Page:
It has been 125 years since the Atonement Lutheran Church in Asbury Park was founded at the corner of Monroe and Grand Avenues- and church members are going to celebrate.
Karen Luttman, who is on the church’s anniversary celebration committee and researching the church’s history, said new information about the church has been turning up recently.
“I am 51 years old and a church member for my entire life and I am finding out things I never knew,” she said.
In 1953, Atonement Lutheran Church moved to its current location at 308 First Ave. Although the basement at the new church had some water damage during Hurricane Irene the old boxes of papers, books, and similar materials were salvaged and moved to a different location.
“And we slowly got these organized. There were books and 100-year-old magazines. I began picking up some of the stuff and I was just amazed. Every time I turned around I found something new,” Luttman said.
To celebrate its 125 years the church is holding two special events.
A short Vespers worship service is being held on Saturday, Feb. 7, with a pot-luck dinner right at 5 p.m.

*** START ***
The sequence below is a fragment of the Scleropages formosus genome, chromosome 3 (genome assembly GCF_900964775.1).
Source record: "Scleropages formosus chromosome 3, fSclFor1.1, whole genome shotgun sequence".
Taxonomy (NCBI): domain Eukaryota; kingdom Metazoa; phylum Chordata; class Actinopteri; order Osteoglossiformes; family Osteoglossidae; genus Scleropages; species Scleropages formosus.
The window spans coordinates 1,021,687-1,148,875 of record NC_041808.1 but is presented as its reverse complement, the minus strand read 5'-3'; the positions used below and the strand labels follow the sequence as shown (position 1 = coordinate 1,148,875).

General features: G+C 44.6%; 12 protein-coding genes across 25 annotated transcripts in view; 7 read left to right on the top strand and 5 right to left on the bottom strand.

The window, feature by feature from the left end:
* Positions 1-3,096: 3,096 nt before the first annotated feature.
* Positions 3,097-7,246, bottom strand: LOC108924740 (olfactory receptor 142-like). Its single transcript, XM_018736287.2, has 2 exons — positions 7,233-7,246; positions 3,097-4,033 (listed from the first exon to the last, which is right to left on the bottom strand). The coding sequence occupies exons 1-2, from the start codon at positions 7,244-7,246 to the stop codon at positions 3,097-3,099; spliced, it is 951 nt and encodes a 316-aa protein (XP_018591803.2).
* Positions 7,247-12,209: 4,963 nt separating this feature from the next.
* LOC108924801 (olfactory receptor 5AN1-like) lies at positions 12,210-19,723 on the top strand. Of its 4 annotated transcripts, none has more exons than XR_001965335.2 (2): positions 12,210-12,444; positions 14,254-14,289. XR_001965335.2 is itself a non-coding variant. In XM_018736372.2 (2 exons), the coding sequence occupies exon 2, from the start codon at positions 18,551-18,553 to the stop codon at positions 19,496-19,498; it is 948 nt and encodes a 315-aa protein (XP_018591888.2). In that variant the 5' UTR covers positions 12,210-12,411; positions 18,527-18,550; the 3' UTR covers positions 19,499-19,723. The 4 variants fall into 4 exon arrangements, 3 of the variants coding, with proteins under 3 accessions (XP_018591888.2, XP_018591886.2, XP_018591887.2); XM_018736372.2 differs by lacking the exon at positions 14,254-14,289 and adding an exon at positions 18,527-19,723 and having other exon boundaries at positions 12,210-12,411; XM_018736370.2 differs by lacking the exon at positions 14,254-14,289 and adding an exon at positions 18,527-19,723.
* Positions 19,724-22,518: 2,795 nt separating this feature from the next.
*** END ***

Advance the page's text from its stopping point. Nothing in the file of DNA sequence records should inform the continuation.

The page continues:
“It will be your typical pot luck dinner where everybody brings something and we will share memories and stories,” Luttman said.
Memorabilia relating to the church will also be on display, including the church’s original altar and pulpit.
The church will host a special Celebration Anniversary Worship Service on Sunday, Feb. 8, which will include a visit from Lutheran Bishop of New Jersey Tracie L. Bartholomew.
Luttman has been an Atonement Lutheran Church member all her life and her husband Todd’s decendents were early church members.
Luttman’s mother, Jean Rehm, was born and raised in Asbury Park and her grandparents Karl and Emilie Rehm, who immigrated from Germany, were teenagers when they met and got married at the Atonement Lutheran church in 1930.
“My family has been members ever since,” she said.
The church was originally at the southwest corner of Monroe and Grand Avenues. The site is now a vacant parking lot.
Many early church members were German and some early services were probably delivered in German. Ernest Schnitzler built the famous Palace Merry-Go-Round in 1888, just two years before Atonement Lutheran Church was founded.
A food pantry was started at the church in 1974 by Pastor Walter Forker. The pantry is still running and in 2004 it fed 4,573 adults and 1,573 families.
Featured photo from atonementlutheranchurch.com.